Steckline Communications, Inc. v. Journal Broadcast Group of Kansas, Inc.

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Justia Opinion Summary

In 2003, Mid America Ag Network, Inc. (MAAN, Inc.) and Journal Broadcast Group of Kansas, Inc. (JBGK) entered into a settlement agreement governing dealings between the companies. The agreement contained a clause stating that neither party shall assign the agreement without prior written consent of the other party. In 2005, MAAN, Inc. allegedly sold the agreement and its right to do business under the MAAN name to Steckline Communications, Inc. (SCI) without JBGK’s consent. SCI and JBGK continued to do business with each other pursuant to the agreement’s terms until 2012. That year SCI sued JBGK for breaching the agreement. The district court dismissed the suit on the grounds that SCI lacked standing because it was not a party to the contract. The Supreme Court reversed, holding that the district court erred in granting JBGK’s motion to dismiss because SCI set forth a colorable claim that JBGK was equitably estopped from asserting that SCI lacked standing on the grounds of an inadequate assignment. Remanded.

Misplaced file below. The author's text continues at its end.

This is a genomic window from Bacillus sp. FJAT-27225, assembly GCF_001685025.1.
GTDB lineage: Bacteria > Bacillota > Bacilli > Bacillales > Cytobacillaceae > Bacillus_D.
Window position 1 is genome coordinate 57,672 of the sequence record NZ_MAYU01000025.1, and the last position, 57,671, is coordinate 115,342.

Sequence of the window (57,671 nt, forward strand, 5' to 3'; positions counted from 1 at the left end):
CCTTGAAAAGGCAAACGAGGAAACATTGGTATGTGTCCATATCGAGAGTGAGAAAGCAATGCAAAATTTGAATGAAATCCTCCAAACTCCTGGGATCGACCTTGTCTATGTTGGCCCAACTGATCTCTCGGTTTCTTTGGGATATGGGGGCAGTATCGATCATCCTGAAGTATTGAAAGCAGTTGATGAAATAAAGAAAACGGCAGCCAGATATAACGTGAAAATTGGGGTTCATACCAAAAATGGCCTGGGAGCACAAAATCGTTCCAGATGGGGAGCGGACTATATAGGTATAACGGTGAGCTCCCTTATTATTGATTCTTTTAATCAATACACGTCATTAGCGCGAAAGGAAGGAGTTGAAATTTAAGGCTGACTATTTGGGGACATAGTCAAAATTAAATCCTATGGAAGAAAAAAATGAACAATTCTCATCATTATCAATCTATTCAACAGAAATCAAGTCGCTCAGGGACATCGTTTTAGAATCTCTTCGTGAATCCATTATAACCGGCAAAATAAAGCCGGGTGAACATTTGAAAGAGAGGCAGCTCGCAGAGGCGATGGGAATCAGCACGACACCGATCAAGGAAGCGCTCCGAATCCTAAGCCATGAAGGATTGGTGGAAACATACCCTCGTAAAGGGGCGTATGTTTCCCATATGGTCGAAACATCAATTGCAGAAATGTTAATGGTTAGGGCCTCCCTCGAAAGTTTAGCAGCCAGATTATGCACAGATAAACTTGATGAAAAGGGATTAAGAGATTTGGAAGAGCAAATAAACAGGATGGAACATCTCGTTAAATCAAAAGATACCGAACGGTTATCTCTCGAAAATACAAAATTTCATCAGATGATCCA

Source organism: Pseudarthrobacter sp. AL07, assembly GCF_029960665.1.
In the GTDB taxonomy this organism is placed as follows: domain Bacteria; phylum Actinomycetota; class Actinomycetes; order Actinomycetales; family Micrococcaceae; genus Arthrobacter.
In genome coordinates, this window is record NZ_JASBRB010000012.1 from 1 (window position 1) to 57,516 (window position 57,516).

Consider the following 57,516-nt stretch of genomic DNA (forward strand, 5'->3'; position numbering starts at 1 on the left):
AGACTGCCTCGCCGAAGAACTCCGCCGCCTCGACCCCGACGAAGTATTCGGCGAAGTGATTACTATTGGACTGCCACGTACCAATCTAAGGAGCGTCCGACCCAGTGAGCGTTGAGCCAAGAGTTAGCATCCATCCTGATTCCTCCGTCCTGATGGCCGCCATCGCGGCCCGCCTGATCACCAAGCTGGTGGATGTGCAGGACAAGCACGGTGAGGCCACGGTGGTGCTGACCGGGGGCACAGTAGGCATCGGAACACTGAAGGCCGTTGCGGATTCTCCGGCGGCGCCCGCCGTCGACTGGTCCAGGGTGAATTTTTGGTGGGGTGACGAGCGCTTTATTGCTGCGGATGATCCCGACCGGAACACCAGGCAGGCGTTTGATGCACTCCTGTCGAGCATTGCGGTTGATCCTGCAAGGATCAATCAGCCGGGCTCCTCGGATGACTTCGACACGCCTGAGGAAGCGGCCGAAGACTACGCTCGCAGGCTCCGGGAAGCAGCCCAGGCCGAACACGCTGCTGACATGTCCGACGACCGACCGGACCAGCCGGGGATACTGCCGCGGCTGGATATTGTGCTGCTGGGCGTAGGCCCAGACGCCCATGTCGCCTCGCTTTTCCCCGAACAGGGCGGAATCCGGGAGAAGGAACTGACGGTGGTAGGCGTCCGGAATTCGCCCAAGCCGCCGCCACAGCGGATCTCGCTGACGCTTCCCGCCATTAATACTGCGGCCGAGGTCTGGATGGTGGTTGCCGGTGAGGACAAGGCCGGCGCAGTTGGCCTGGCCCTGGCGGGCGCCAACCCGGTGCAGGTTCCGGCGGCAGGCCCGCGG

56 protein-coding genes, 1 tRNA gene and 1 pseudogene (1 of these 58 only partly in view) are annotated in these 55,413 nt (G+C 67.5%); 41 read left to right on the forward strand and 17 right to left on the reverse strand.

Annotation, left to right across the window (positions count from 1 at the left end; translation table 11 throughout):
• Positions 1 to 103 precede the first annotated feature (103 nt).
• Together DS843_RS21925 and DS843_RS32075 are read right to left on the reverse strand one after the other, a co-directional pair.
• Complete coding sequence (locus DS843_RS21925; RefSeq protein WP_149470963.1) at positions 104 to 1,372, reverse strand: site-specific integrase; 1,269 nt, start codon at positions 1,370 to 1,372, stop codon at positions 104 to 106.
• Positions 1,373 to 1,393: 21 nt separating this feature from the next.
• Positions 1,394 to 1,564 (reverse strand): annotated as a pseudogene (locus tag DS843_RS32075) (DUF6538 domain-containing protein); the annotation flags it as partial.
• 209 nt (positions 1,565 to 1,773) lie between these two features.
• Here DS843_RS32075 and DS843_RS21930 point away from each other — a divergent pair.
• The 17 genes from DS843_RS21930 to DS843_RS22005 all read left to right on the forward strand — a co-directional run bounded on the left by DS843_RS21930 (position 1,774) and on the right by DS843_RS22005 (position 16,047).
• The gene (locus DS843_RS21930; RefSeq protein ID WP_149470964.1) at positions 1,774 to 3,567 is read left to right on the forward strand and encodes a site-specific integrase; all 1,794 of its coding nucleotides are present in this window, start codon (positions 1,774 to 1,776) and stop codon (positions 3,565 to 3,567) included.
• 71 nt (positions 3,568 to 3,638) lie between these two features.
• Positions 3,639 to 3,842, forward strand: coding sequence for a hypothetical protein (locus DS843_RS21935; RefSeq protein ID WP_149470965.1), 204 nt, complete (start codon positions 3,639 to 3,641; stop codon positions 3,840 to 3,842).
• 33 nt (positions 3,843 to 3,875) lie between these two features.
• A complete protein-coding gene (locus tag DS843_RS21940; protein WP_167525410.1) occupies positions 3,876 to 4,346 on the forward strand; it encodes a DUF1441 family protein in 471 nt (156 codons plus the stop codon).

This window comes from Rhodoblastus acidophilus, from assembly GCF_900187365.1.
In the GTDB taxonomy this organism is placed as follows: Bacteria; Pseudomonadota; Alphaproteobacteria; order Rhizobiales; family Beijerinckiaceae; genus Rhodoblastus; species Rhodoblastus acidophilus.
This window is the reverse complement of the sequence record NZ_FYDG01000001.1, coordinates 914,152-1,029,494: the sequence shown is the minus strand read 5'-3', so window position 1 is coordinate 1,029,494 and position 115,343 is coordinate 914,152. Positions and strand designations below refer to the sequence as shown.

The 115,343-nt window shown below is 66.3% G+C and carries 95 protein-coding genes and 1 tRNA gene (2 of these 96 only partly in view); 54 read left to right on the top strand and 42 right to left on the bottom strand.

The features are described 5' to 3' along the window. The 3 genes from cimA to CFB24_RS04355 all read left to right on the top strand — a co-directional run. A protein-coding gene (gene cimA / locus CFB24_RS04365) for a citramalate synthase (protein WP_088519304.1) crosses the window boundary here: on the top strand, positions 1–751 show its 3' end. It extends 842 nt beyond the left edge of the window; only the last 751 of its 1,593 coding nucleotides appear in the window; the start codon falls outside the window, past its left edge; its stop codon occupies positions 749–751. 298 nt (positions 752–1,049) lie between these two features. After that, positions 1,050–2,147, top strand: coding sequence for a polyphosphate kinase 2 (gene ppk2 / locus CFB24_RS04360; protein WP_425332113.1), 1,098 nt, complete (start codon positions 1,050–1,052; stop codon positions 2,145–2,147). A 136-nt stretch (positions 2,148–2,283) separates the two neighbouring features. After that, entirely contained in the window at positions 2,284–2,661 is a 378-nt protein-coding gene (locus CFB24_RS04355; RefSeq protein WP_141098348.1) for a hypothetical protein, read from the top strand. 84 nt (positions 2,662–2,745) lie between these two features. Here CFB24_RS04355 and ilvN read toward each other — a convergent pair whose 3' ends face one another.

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IN THE SUPREME COURT OF THE STATE OF KANSAS NO. 111,651 STECKLINE COMMUNICATIONS, INC., Appellant, v. JOURNAL BROADCAST GROUP OF KANSAS, INC., Appellee. SYLLABUS BY THE COURT 1. The degree to which a party must demonstrate standing depends on the stage of the proceedings. Each element must be proved in the same way as any other matter and with the degree of evidence required at the successive stages of the litigation. 2. When a defendant uses K.S.A. 2015 Supp. 60-212(b)(6) to challenge the legal sufficiency of a claim, the court decides the issue based on the well-pled facts of the petition. Because factual disputes cannot be resolved on a motion to dismiss, courts must resolve every doubt in plaintiff's favor when determining whether the petition states any valid claim for relief. Dismissal is proper only when the allegations in the petition clearly demonstrate that plaintiff does not have a claim. 3. A party asserting equitable estoppel bears the burden of proving that another party, by acts, representations, admissions, or silence when that other party had a duty to speak, induced the party asserting estoppel to believe certain facts existed. The party asserting estoppel must also show that the party reasonably relied and acted upon such belief and 1 would now be prejudiced if the other party were permitted to deny the existence of such facts. 4. Estoppel is a judicial doctrine sounding in equity, and its application depends heavily on the circumstances of each case. Courts should be cognizant of the policies animating the doctrine and abstain from applying it in a formulaic manner. Review of the judgment of the Court of Appeals in an unpublished opinion filed June 26, 2015. Appeal from Sedgwick District Court; RICHARD T. BALLINGER, judge. Opinion filed January 27, 2017. Judgment of the Court of Appeals affirming the district court is reversed. Judgment of the district court is reversed, and the case is remanded. William P. Tretbar, of Fleeson, Gooing, Coulson & Kitch, LLC, of Wichita, argued the cause, and Adam R. Burrus, of the same office, was with him on the briefs for appellant. Jay F. Fowler, of Foulston Siefkin LLP, of Wichita, argued the cause, and Amy S. Lemley and Alex W. Schulte, of the same office, were with him on the brief for appellee. The opinion of the court was delivered by STEGALL, J.: Steckline Communications, Inc. (SCI) appeals the Court of Appeals' decision affirming the district court's grant of Journal Broadcast Group of Kansas, Inc.'s (JBGK) motion to dismiss SCI's lawsuit for breach of contract on the grounds that SCI lacked standing because it was not a party to the contract. In 2003, Mid America Ag Network, Inc. (MAAN, Inc.) and JBGK entered into a settlement agreement that set forth terms governing the next 15 years of dealings between the companies. The agreement contained a clause that allowed for binding assignments but also stated that "neither party shall assign [the agreement] without the prior written consent of the other party, which 2 consent shall not be unreasonably withheld." In 2005, MAAN, Inc. allegedly sold its business contracts, including the agreement, as well as the right to do business under the name Mid America Ag Network (MAAN) to SCI without JBGK's consent. Despite the lack of consent, SCI and JBGK continued to do business with each other pursuant to the agreement's terms until 2012 when the problems leading to the lawsuit arose. During litigation, JBGK argued that the alleged assignment failed for lack of written consent, and therefore, SCI was not a party to the agreement and had no standing to sue for breach. SCI responded that JBGK was either estopped from or had waived its ability to enforce the written consent requirement. The district court granted JBGK's K.S.A. 2015 Supp. 60-212(b)(6) motion to dismiss for failure to state a claim, finding that SCI lacked standing to sue. The trial court did not, however, directly address the waiver or estoppel arguments. The Court of Appeals affirmed, adding that the agreement contained a provision that no future course of conduct shall be interpreted to amend or modify the agreement—thus eliminating the legal possibility of a waiver. On these facts, and at this stage of the litigation, we find that it was error for the district court to grant JBGK's motion to dismiss. SCI has set forth a colorable claim that JBGK is equitably estopped from asserting SCI lacked standing on the grounds of an inadequate assignment. As such, we reverse and remand this case for further proceedings consistent with this opinion. FACTUAL AND PROCEDURAL BACKGROUND In 1977, Larry Steckline formed Mid America Ag Network and later created MAAN, Inc. with the goal of producing market reports and other radio programming for those in the agricultural community. In 2003, JBGK entered into a settlement agreement with MAAN, Inc., which established the terms of the parties' ongoing business 3 relationship for the next 15 years. The agreement generally states that MAAN, Inc. will provide radio programming to JBGK, which broadcasts the programming. Among the several provisions contained in the agreement, the following are relevant to this appeal: "13. Termination of Prior Agreements; Entire Agreement. . . . Effective August 1, 2003, this 2003 Agreement will represent the sole and entire agreement of the parties related to any radio station or other asset of JBGK and its affiliates or to [MAAN, Inc.] and its affiliates. "14. Binding Effect; Assignment. This 2003 Agreement shall be binding upon and inure to the benefit of the successors, heirs and assigns of each party, provided, however, that [MAAN, Inc.] shall not assign this 2003 Agreement, or any interest therein, to any Wichita radio broadcast competitor of JBGK, without the prior written consent of Douglas G. Kiel or Steven J. Smith (or their respective successors), which consent may be withheld by them in their sole discretion; and (ii) neither party shall assign this 2003 Agreement without the prior written consent of the other party, which consent shall not be unreasonably withheld. .... "16. Amendment. This Agreement shall only be amended or altered through a written agreement signed by an authorized officer of each party. No future course of conduct shall be interpreted to amend or modify the express terms of this 2003 Agreement." In 2005, SCI purchased various assets from MAAN, Inc., which included its tradenames—such as Mid America Ag Network (MAAN)—and its business contracts, including the agreement under which MAAN, Inc. and JBGK were operating. SCI concedes that there was no written consent obtained from JBGK regarding MAAN, Inc.'s purported assignment of the contract. Thereafter, JBGK changed the call letters 4 associated with the AM station from KFTI to KLIO, and SCI provided broadcasting content for JBGK. An incident occurred on June 29, 2012, in which inappropriate language was broadcast during the time slot provided for MAAN, Inc. The parties continue to dispute the unresolved facts of who was responsible for the incident and whether there were other prior ongoing problems between the parties. Following the incident, JBGK stopped broadcasting programming pursuant to the agreement. In December 2012, SCI sued JBGK for breaching the agreement. The petition noted SCI's asset purchase, which it later showed occurred in 2005. JBGK asserted in its answer that it did not know of SCI's acquisition of assets from MAAN, Inc. and denied any business relationship with SCI. JBGK admitted, however, that it had changed the station's call letters from KFTI to KLIO. JBGK also asserted a counterclaim under the agreement's indemnification clause. Following discovery, the district court issued a pretrial order superseding all pleadings. Among the several allegations set forth in the pretrial order was SCI's assertion that it had purchased "various assets" from MAAN, Inc., including trade names and the contract rights from the agreement. SCI further claimed that JBGK "was aware of this transfer, did not object to it and is estopped from denying that [SCI] is entitled to enforce [the agreement]." The pretrial order described JBGK's position that SCI is not "the proper party to make such a claim by having failed to provide [JBGK] notice of assignment of any rights under [the agreement] between [JBGK] and [MAAN, Inc.]" Following the pretrial order, SCI moved for summary judgment on its breach of contract claim as well as on JBGK's counterclaim. The district court heard arguments relating to the motion on January 30, 2014. The district court's statements made during 5 this hearing suggests that it was unsure about whether it was ruling on standing. Prior to hearing the parties' arguments, the court explained that its preliminary concern was that because there was no written assignment there could be no assignment. Yet, the district court also preliminarily opined that a contract existed because the parties "acted like there is a contract[,] [t]hey gave notice like there is a contract[, and] [t]hey complained like there was a contract." Following the parties' arguments, the district court again noted that the written consent provision of the assignments clause was not met, saying "I agree clearly as far as suing on the original contract there is no standing." Even so, the court still opined that, given the years of dealings between the parties, there could be some sort of an "equitable contract" between SCI and JBGK. The court also discussed giving SCI 30 to 60 days to "tidy up the issue" so the district court would not have to dismiss it for lack of standing but then stated that it was "not going to do that." Immediately thereafter, defense counsel asked the district court to clarify its ruling, and the court stated: "They're going to have to prove the terms of the contract. That's their problem. And if [SCI's counsel] wants to tie that up between now and then to amend the petition to show they gave notice, which would be a lot cleaner, he certainly has the option to do that." Despite the statements in court, the journal entry of the order—which refers back to the "reasons more fully articulated from the bench"—does not clearly articulate these concerns. In the journal entry, the district court denied SCI's motion for summary judgment because there were disputed issues of material fact. The court found that there was no dispute of material fact relating to JBGK's counterclaim. The journal entry simply states that "[t]here is no contractual claim for costs and attorney fees." The order is unclear as to whether this is because the district court had held there was no contract between the parties—and therefore no indemnification clause—or because the district 6 court had held the terms of the indemnification clause did not provide for the attorney fees JBGK was requesting. Shortly before the journal entry was entered, JBGK filed a motion to dismiss pursuant to K.S.A. 2015 Supp. 60-212(b)(6), arguing that the district court had previously ruled during the January 30, 2014, hearing that SCI lacked standing to sue for breach of the agreement. SCI opposed the motion, arguing that there was a genuine issue of material fact as to whether JBGK waived the notice requirements in the assignment clause, which would result in SCI having standing to sue for breach. It further claimed that the issue of standing had not been properly presented to the court for resolution. The district court granted the motion to dismiss stating, "I think I have no choice but to dismiss it for lack of standing, period." While the parties and the court mentioned estoppel and waiver, the district court did not discuss these doctrines in detail. Because the district court dismissed this case when it found that SCI lacked standing, several ongoing factual disputes remain unresolved. However, as we make clear below, none of these factual disputes are relevant to the narrow issue before us of whether SCI had alleged sufficient facts which, if true, would establish standing to assert its breach of contract claims. ANALYSIS The Court of Appeals affirmed the district court's dismissal for lack of standing holding that it was undisputed that MAAN, Inc. had never obtained written consent from JBGK for the assignment and the subsequent amendment clause of the contract acted as an anti-waiver provision. 7 "Paragraph 16 of the settlement agreement stipulated that it could only be amended through written agreement signed by each party and that '[n]o future course of conduct shall be interpreted to amend or modify the express terms of this 2003 Agreement.' As it is our duty to uphold contracts whenever possible, [citation omitted], SCI's argument that there is a material question of fact regarding whether [JBGK] waived the assignment provisions of the settlement agreement through its acceptance of SCI's performance in lieu of MAAN's is not persuasive because it is not possible for [JBGK] to waive the assignment provisions of the settlement agreement through its conduct." Steckline Communications, Inc. v. Journal Broad. Group of Kansas, Inc., No 111,651, 2015 WL 4366489, at *5 (Kan. App. 2015) (unpublished opinion). While the parties argue about the meaning of Paragraph 16—and whether it can render SCI's subsequent amendment by waiver claim a legal impossibility—we need not reach that issue. SCI's equitable estoppel theory was thoroughly preserved and presented to the district court. See Newell v. Krause, 239 Kan. 550, 554, 722 P.2d 530 (1986) (finding that defendant properly preserved objection to service of process by raising the contention in his answer and the pretrial order), disapproved of on other grounds by In re B.D.-Y., 286 Kan. 686, 187 P.3d 594 (2008). That theory, if adequately supported, can provide an alternative legal route to establish standing to bring the breach of contract claims. The only question we resolve here is whether SCI has alleged sufficient facts which, if true, would establish its standing to pursue the claims it asserts. Generally, standing is a legal question over which we exercise plenary review. Kansas Bldg. Industry Workers Comp. Fund v. State, 302 Kan. 656, 676, 359 P.3d 33 (2015). Likewise, we review decisions to dismiss for failure to state a claim de novo. Cohen v. Battaglia, 296 Kan. 542, 545, 293 P.3d 752 (2013). Given the narrowness of the issue and the fact that we resolve it in favor of SCI, we need not reach the questions of contract interpretation presented by the parties in this appeal. 8 "Standing is a jurisdictional question in which courts determine whether a party has alleged a sufficient stake in the outcome of a controversy to warrant invocation of jurisdiction and to justify exercise of the court's remedial powers on that party's behalf." Board of Johnson County Comm'rs v. Jordan, 303 Kan. 844, 854, 370 P.3d 1170 (2016). The plaintiff must demonstrate a cognizable injury that affects him or her in a "'personal and individual way.'" Sierra Club v. Moser, 298 Kan. 22, 35-36, 310 P.3d 360 (2013) (quoting Lujan v. Defenders of Wildlife, 504 U.S. 555, 560 n.1, 112 S. Ct. 2130, 119 L. Ed. 2d 351 [1992]). Generally, parties to a suit must assert their own legal rights and interests rather than those of third parties. Peterson v. Ferrell, 302 Kan. 99, 102-03, 349 P.3d 1269 (2015). SCI was not a party to the agreement, so to have standing, SCI would ordinarily be required to show that MAAN, Inc. assigned its interest to SCI. See Kincaid v. Dess, 48 Kan. App. 2d 640, 646-47, 298 P.3d 358, rev. denied 297 Kan. 1246 (2013); see also Professional Lens Plan, Inc. v. Polaris Leasing Corp, 234 Kan. 742, Syl. ¶ 1, 675 P.2d 887 (1984) (explaining privity of contract); 6 Am. Jur. 2d, Assignments § 134 ("[A]n assignee acquires the rights of the assignor, including the right to enforce the assigned obligation."). Standing must be "proved in the same way as any other matter and with the degree of evidence required at the successive stages of the litigation." Gannon v. State, 298 Kan. 1107, 1123, 319 P.3d 1196 (2014) (citing Lujan, 504 U.S. at 561). When a defendant uses K.S.A. 2015 Supp. 60-212(b)(6) to challenge the legal sufficiency of a claim, the court must decide the issue based only on the well-pled facts and allegations, which are generally drawn from the petition. Courts must resolve every factual dispute in the plaintiff's favor when determining whether the petition states any valid claim for relief. Dismissal is proper only when the allegations in the petition clearly demonstrate that the plaintiff does not have a claim. Halley v. Barnabe, 271 Kan. 652, 9 656, 24 P.3d 140 (2001) (citing Ripley v. Tolbert, 260 Kan. 491, 493, 921 P.2d 1210 [1996], and Bruggeman v. Schimke, 239 Kan. 245, 247-48, 718 P.2d 635 [1986]). Likewise, appellate courts reviewing a district court's decision to grant a motion to dismiss will assume as true the well-pled facts and any inferences reasonably drawn from them. If those facts and inferences state any claim upon which relief can be granted, dismissal is improper. Cohen v. Battaglia, 296 Kan. 542, 545-46, 293 P.3d 752 (2013). SCI contends that JBGK is estopped from challenging MAAN, Inc.'s assignment of the agreement by virtue of JBGK's continued performance under the terms of the agreement between 2005 and 2012. This contention—along with attendant factual claims—was included in the pretrial order. By statute, the pretrial order "controls the subsequent course of the action unless the court modifies it." K.S.A. 2015 Supp. 60-216; see Bob Eldridge Constr. Co. v. Pioneer Materials, Inc., 235 Kan. 599, Syl. ¶ 8, 684 P.2d 355 (1984) (explaining that no other document must be filed after the pretrial order to amend the pleadings). "A pretrial order which specifies the issues to be tried supersedes and replaces the pleadings." (Emphasis added.) Oller v. Kincheloe's, Inc., 235 Kan. 440, 448, 681 P.2d 630 (1984) (citing Herrell v. Maddux, 217 Kan. 192, 535 P.2d 935 [1975]); see Unruh v. Purina Mills, 289 Kan. 1185, 1191, 221 P.3d 1130 (2009) ("The pretrial order supersedes any pleadings and has the effect of amending the pleadings to conform to it."); Nungesser v. Bryant, 283 Kan. 550, 559, 153 P.3d 1277 (2007) ("[T]he ultimate legal issues and theories on which the case will be decided are reduced to writing in the pretrial order, typically entered at the close of discovery."); see also Bussman v. Safeco Ins. Co. of America, 298 Kan. 700, 708, 317 P.3d 70 (2014) ("Generally, a trial court should not entertain an issue or claim that is omitted from the pretrial order."). Throughout this case, SCI has alternated between arguing estoppel and waiver. Some confusion over the terms is not unusual: 10 "Waiver and estoppel are closely related, and the terms are sometimes loosely used as convertible, interchangeable, or synonymous, especially where waivers implied, and estoppels arising, from conduct are involved, the dividing line being very shadowy in such cases. Where the waiver relied on is constructive, or merely implied from the conduct of a party, irrespective of what his or her actual intention may have been, it is at least questionable if there are not present some of the elements of estoppel." 31 C.J.S., Estoppel and Waiver § 90. The two theories significantly overlap and often occur together: "Waiver in contract law implies that a party has voluntarily and intentionally renounced or given up a known right, or has caused or done some positive act or positive inaction which is inconsistent with the contractual right. Once it has been established that a right has been waived, the party possessing the contractual right is precluded from asserting it in a court of law. "Closely akin to this argument is [defendant's] argument that [plaintiff] is equitably estopped from asserting its rights against [defendant]. Equitable estoppel is the effect of the voluntary conduct of a person whereby he is precluded, both at law and in equity, from asserting rights against another person relying on such conduct. A party asserting equitable estoppel must show that another party, by its acts, representations, admissions, or silence when it had a duty to speak, induced it to believe certain facts existed. It must also show it rightfully relied and acted upon such belief and would now be prejudiced if the other party were permitted to deny the existence of such facts. [Citations omitted.]" United American State Bank & Trust Co. v. Wild West Chrysler Plymouth, Inc., 221 Kan. 523, 526-27, 561 P.2d 792 (1977). This case, however, illustrates the difference between the two theories. In sum, waiver is the intentional surrender of a right, while estoppel is the legal inability to assert a right. Because the gravamen of a waiver claim is the voluntary relinquishment of a right (or its continued existence), it is possible for a party to inoculate itself against future 11 claims that it has waived a contractual right by including a valid anti-waiver provision in the contract. See United American State Bank & Trust Co. v. Wild West Chrysler Plymouth, Inc., 221 Kan. 523, 526, 561 P.2d 792 (1977) ("Waiver in contract law implies that a party has voluntarily and intentionally renounced or given up a known right, or has caused or done some positive act or positive inaction which is inconsistent with the contractual right." [Emphasis added.]); 28 Am. Jur. 2d, Estoppel and Waiver § 35 ("Equitable estoppel focuses on a party's detrimental reliance on another party's conduct while a waiver analysis focuses on a party's unequivocal intent to relinquish a known right."). Estoppel, on the other hand, is a judicial doctrine sounding in equity that effectively draws the sting of an existing legal right by preventing its enforcement. Thus the continued existence of the right itself does not preempt a claim of equitable estoppel. When a party asserts equitable estoppel, this party bears the burden to establish "that another party, by acts, representations, admissions, or silence when that other party had a duty to speak, induced the party asserting estoppel to believe certain facts existed. The party asserting estoppel must also show that the party reasonably relied and acted upon such belief and would now be prejudiced if the other party were permitted to deny the existence of such facts." Owen Lumber Co. v. Chartrand, 283 Kan. 911, 927, 157 P.3d 1109 (2007). The party asserting equitable estoppel will not prevail "where facts are ambiguous or subject to more than one construction." Rockers v. Kansas Turnpike Authority, 268 Kan. 110, 116, 991 P.2d 889 (1999). Needless to say, equitable estoppel cannot exist if any essential element is missing or is not satisfactorily proved. Gillespie v. Seymour, 250 Kan. 123, 129-30, 823 P.2d 782 (1991). The policy underlying equitable estoppel is that "it would be unconscionable to allow a person to maintain a position inconsistent with one in which he or she accepted a 12 benefit." 28 Am. Jur. 2d, Estoppel and Waiver § 60. Moreover, "a hallmark of the doctrine is its flexible application[.]" Heckler v. Community Health Services of Crawford County, Inc., 467 U.S. 51, 59, 104 S. Ct. 2218, 81 L. Ed. 2d 42 (1984). Courts should be cognizant of the policies animating the doctrine and abstain from applying it in a formulaic manner. See Cain v. Jacox, 302 Kan. 431, 435, 354 P.3d 1196 (2015) (explaining that courts considering the application of other equitable doctrines such as res judicata should employ "a flexible and common-sense construction in order to vindicate its fundamental goals which are embedded in the requirements of justice and sound public policy"); see also Fleetwood Enterprises v. Coleman Co., 37 Kan. App. 2d 850, 865, 161 P.3d 765 (2007) (stating that the application of equitable estoppel "must depend on its own facts"). Equitable estoppel is not limited to claims sounding purely in equity and can operate to establish one or more elements of a contract claim. See Mutual Life Ins. Co. v. Bernasek, 235 Kan. 726, 729-30, 682 P.2d 667 (1984) (stating that equitable estoppel arises in both law and equity); 28 Am. Jur. 2d, Estoppel and Waiver § 26 ("Equitable estoppel is not limited to claims brought in equity as it may also apply to preclude the assertion of rights and liabilities under a note or contract."); see also Tucker v. Hugoton Energy Corp., 253 Kan. 373, 382-83, 855 P.2d 929 (1993) (remanding case to district court to determine whether party to oil and gas leases should be equitably estopped from claiming termination of the leases was required); In re Partnership of PB&R, 52 Kan. App. 2d 871, 880, 380 P.3d 234 (2016) ("[E]quitable estoppel . . . prevents one party from enforcing a contract against another."). After a thorough review of the record and the pretrial order, we conclude that SCI asserted well-pled facts that JBGK, by its silence at the time of the assignment, induced SCI into believing that it had consented to the assignment of the agreement; that JBGK received several years of service from SCI pursuant to the terms of the agreement; that 13 SCI rightfully relied on that course of conduct; and that SCI would be prejudiced or harmed by permitting JBGK to void the agreement by objecting to the assignment 7 years later. Viewing the well-pled facts in a light most favorable to SCI, and resolving any factual disputes in SCI's favor, we find that SCI has sufficiently pled standing via equitable estoppel. In other words, if SCI can continue to prove the factual basis of its estoppel claim, JBGK will be prevented from asserting its contractual right to consent in writing to the assignment of the contract. Without the requirement of written consent from JBGK, there is nothing before us today demonstrating that the assignment from MAAN, Inc. to SCI was ineffective, and SCI has standing to assert claims for breach of the contract. Reversed and remanded for further proceedings. BILES, J., not participating. RICHARD D. ANDERSON, District Judge, assigned.1 1 REPORTER'S NOTE: District Judge Anderson was appointed to hear case No. 111,651 vice Justice Biles under the authority vested in the Supreme Court by art. 3, § 6(f) of the Kansas Constitution. 14